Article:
People often ask me, “How do I do it?”…
“How do I get things done,” despite being an ADHDer without the magical pharmaceuticals that can, for some, create what my best friend (also ADHD) calls “super brain”?
My unmedicated ADHD brain is wild and disruptive. Sometimes, I struggle to do even the tasks that I want to be doing – because I get stuck on things I don’t want to be stuck on.
I’m not just ADHD. I am AuDHD – or Autism and ADHD (a common combination of NeuroTypes or brain types).
The ADHD part of me is forgetful, excited, distractible, enthusiastic, restless, and an impulsive daydreamer – but the Autism side of me likes control, order, and tight schedules.
Often, these two parts of myself are at odds with one another – but also keep each other in check.
I’ve tried ADHD medications in the past.
While these pills can be a miracle for some who try them (and though they DID technically work well for me, causing me to be a much more attentive driver/human in general), the side effects were a problem that (for me) outweighed the benefits.
I suspect my being Autistic had something to do with why I struggled with the ADHD medications I tried – but this is just a personal hunch.
Part of my Autistic experience (poor interoception) is struggling to eat because I don’t always sense hunger (until it’s too late and I’m passing out) – a problem exacerbated by the stimulant medications that help ADHDers focus by increasing dopamine levels in the brain.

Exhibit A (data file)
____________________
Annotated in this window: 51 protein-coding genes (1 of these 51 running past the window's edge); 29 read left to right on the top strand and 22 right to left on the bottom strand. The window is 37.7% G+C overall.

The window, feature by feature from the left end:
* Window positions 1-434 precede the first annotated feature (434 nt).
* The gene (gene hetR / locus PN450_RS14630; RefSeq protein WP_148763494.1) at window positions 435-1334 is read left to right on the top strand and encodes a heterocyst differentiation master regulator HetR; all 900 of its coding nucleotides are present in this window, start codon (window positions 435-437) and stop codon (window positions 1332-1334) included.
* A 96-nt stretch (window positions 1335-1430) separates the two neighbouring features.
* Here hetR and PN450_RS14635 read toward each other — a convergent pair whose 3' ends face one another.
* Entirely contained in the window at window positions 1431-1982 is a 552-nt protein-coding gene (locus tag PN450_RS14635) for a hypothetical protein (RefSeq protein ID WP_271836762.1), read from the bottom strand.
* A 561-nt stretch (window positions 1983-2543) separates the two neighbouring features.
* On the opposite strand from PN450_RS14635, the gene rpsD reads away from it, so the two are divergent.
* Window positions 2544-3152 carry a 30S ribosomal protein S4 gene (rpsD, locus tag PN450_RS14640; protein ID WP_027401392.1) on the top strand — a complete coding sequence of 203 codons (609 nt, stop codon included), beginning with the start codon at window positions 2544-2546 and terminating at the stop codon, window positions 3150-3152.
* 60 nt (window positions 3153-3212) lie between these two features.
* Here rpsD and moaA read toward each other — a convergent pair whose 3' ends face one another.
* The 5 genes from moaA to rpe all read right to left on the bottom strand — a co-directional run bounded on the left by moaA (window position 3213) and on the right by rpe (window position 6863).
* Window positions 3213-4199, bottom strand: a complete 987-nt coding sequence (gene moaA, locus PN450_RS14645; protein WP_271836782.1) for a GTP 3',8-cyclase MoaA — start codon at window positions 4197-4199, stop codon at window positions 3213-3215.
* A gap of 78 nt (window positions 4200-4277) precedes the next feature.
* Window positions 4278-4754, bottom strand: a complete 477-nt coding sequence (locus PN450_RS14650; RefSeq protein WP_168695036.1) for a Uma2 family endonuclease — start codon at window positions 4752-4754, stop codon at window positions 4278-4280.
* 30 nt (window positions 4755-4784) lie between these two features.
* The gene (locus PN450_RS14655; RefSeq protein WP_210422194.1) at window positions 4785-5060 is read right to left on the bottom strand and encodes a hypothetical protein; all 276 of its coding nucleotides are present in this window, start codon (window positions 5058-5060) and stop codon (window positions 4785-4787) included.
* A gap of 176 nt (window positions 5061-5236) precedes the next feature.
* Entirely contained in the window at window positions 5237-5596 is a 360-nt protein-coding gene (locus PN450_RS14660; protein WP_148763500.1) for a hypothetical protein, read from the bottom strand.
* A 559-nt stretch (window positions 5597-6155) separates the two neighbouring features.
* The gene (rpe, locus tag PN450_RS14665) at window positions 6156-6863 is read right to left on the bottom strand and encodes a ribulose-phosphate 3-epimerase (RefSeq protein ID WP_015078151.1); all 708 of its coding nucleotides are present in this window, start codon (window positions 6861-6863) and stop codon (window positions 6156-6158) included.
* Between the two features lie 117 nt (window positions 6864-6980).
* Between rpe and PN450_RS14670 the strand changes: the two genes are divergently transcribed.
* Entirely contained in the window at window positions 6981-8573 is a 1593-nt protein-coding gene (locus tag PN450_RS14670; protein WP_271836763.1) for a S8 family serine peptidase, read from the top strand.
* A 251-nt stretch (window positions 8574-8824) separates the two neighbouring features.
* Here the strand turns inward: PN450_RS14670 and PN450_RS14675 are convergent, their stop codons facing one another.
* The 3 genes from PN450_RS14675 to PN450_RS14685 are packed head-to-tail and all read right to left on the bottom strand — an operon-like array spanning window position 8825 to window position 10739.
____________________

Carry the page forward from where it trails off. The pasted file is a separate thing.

Additionally, I found the medicines made me irritable, and I didn’t feel “like myself” – something that’s very hard to put into words.
Not eating enough could have been making me hangry and irritable – it’s hard to say.
In general, when medications have side effects, I will be the person who experiences all of them (even the rare ones), and pharmaceuticals of any kind often don’t work well for me.
Is this an Autism thing? Or is it something else that I’ve not assessed yet?
After being diagnosed Autistic at 29, I was referred for many other tests for various health conditions (including EDS, MCAS, and Fragile X syndrome) but never went for the testing. Finding out I was Autistic was enough for me at the time. I wasn’t ready to hear that I had a multitude of differences that would likely be lifelong.
It would take me several years (and many ADHDers asking me if I was also ADHD) before I would even be willing to entertain the idea that I might also be ADHD, in addition to being Autistic (despite my ADHD being visually noticeable since I was a small child).
I’m combined type ADHD, which means my ADHD brain presents in both hyperactive-impulsive and inattentive ways.
While the inattentive parts are easier for outsiders to miss (though internally, they cause me lots of confusion, frustration, and misunderstandings), my hyperactive side has gotten me into trouble since I was a kid (because those traits are the ones that others will notice).
In school, I could not stay in my seat or keep my thoughts to myself, often jumping up and blurting out my ideas without following the “proper” procedure of raising my hand before talking.
My teachers knew I was ADHD and wanted my guardians to have me tested (AND medicated so I would stop disrupting the classroom with my hyperactivity). Still, my guardians pushed back, afraid I would be forcibly medicated if I had the ADHD diagnosis.
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